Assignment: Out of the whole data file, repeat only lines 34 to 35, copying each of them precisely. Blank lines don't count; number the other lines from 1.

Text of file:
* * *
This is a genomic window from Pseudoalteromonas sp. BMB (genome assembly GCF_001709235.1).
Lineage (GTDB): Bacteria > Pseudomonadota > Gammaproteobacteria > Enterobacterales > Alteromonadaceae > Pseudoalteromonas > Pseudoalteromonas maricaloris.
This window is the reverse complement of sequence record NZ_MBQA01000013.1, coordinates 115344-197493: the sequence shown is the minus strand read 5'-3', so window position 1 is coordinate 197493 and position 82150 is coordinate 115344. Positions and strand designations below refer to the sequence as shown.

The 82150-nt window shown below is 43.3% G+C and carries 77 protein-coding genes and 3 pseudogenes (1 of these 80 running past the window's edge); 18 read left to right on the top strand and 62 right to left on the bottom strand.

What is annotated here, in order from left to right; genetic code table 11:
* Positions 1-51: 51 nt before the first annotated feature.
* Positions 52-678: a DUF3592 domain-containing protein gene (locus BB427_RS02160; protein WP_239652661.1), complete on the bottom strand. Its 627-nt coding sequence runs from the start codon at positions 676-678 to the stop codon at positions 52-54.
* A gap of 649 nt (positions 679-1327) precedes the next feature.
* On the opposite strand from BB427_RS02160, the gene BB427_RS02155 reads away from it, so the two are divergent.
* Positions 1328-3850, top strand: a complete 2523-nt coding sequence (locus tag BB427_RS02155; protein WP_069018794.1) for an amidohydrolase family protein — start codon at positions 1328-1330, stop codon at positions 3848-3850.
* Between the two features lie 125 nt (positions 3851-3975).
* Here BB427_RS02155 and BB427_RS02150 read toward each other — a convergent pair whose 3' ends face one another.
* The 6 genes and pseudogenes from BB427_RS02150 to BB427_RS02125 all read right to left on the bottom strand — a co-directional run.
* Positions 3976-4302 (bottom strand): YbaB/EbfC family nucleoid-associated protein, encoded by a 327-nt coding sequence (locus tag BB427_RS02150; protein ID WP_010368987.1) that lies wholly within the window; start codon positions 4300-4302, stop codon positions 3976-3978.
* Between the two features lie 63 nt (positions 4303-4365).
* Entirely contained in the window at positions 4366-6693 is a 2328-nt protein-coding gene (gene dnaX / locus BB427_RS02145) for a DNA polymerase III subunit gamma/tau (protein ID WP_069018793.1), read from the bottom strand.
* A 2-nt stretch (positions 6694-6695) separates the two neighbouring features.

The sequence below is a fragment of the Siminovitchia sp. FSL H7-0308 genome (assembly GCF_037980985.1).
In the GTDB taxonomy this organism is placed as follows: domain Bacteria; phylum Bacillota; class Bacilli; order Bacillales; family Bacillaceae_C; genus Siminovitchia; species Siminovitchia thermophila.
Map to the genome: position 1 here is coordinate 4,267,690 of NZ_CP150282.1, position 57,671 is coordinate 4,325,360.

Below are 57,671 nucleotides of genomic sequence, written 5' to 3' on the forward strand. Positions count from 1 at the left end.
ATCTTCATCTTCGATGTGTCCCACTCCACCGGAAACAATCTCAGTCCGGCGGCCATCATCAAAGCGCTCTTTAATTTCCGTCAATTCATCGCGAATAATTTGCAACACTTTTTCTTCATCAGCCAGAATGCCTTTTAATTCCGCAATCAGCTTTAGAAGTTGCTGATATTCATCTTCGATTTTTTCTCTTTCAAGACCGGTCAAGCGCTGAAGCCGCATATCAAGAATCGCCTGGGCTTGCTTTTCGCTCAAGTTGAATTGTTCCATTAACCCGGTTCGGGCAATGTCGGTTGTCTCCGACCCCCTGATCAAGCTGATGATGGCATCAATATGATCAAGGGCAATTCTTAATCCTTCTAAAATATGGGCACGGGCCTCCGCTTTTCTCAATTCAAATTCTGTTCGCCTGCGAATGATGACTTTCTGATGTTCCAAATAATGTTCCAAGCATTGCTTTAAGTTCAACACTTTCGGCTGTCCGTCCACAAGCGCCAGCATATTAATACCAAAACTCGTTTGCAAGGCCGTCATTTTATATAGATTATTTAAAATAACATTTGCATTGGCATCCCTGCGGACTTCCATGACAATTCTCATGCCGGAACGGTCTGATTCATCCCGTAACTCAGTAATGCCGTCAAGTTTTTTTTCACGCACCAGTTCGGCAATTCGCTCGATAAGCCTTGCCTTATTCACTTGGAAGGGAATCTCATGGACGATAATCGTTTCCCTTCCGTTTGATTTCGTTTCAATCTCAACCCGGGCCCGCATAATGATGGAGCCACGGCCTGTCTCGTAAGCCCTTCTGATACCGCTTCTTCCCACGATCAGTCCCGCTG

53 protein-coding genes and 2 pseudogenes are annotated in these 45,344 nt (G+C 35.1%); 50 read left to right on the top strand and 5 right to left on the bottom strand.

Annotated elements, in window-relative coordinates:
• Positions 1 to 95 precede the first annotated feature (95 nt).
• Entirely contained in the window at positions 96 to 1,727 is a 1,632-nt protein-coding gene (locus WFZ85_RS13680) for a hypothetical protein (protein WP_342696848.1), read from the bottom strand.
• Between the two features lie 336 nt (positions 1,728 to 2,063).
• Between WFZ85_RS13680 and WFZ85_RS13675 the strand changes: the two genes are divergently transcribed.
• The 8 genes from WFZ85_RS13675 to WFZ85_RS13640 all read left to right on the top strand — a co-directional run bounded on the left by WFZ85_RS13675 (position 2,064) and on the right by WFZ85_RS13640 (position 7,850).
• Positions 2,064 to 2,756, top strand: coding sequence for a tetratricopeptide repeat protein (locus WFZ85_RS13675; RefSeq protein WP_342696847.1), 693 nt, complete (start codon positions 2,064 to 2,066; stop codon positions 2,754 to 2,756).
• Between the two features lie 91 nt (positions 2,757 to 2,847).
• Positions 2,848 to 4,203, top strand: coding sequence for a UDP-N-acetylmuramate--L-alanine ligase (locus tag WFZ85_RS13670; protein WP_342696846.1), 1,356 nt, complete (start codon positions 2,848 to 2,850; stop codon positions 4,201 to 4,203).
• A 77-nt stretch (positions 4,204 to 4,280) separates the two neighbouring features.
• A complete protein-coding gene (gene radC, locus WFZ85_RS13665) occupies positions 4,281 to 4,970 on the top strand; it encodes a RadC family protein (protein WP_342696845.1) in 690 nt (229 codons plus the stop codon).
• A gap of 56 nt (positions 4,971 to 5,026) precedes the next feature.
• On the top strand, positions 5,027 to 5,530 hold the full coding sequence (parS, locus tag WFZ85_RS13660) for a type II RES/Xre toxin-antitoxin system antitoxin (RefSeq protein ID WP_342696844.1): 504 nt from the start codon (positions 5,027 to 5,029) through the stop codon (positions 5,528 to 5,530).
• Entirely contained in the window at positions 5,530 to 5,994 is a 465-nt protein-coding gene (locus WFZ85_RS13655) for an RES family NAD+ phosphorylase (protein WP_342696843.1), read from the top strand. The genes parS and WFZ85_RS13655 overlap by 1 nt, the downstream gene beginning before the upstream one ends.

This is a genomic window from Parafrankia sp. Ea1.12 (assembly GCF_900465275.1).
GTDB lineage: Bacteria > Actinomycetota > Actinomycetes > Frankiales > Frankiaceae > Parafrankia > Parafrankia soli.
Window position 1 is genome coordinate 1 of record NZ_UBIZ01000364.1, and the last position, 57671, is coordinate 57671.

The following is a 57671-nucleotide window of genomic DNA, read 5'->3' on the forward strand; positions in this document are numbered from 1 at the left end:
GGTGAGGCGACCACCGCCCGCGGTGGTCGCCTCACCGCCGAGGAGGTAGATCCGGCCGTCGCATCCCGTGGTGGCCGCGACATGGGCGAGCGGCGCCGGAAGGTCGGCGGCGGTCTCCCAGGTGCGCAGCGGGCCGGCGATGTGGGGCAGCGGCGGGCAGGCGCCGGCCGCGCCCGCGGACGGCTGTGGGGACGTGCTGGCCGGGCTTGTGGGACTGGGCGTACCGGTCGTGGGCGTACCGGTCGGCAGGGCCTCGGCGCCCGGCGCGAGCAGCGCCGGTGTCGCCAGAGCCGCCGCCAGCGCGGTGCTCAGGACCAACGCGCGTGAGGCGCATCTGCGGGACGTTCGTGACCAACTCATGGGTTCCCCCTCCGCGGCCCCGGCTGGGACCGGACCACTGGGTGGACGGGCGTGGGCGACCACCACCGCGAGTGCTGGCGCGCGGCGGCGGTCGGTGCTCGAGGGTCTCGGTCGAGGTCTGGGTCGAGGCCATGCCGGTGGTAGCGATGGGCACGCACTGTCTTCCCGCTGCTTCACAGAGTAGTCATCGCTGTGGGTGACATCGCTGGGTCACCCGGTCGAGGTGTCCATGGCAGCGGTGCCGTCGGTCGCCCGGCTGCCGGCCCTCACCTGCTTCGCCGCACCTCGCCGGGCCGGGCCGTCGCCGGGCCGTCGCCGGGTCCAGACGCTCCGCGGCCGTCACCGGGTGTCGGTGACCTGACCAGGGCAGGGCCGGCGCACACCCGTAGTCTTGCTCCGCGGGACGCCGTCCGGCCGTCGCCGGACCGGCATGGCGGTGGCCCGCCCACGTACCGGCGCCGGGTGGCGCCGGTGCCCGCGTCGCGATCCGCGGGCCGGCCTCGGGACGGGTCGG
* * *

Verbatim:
• A complete protein-coding gene (gene radC, locus WFZ85_RS13665) occupies positions 4,281 to 4,970 on the top strand; it encodes a RadC family protein (protein WP_342696845.1) in 690 nt (229 codons plus the stop codon).
• A gap of 56 nt (positions 4,971 to 5,026) precedes the next feature.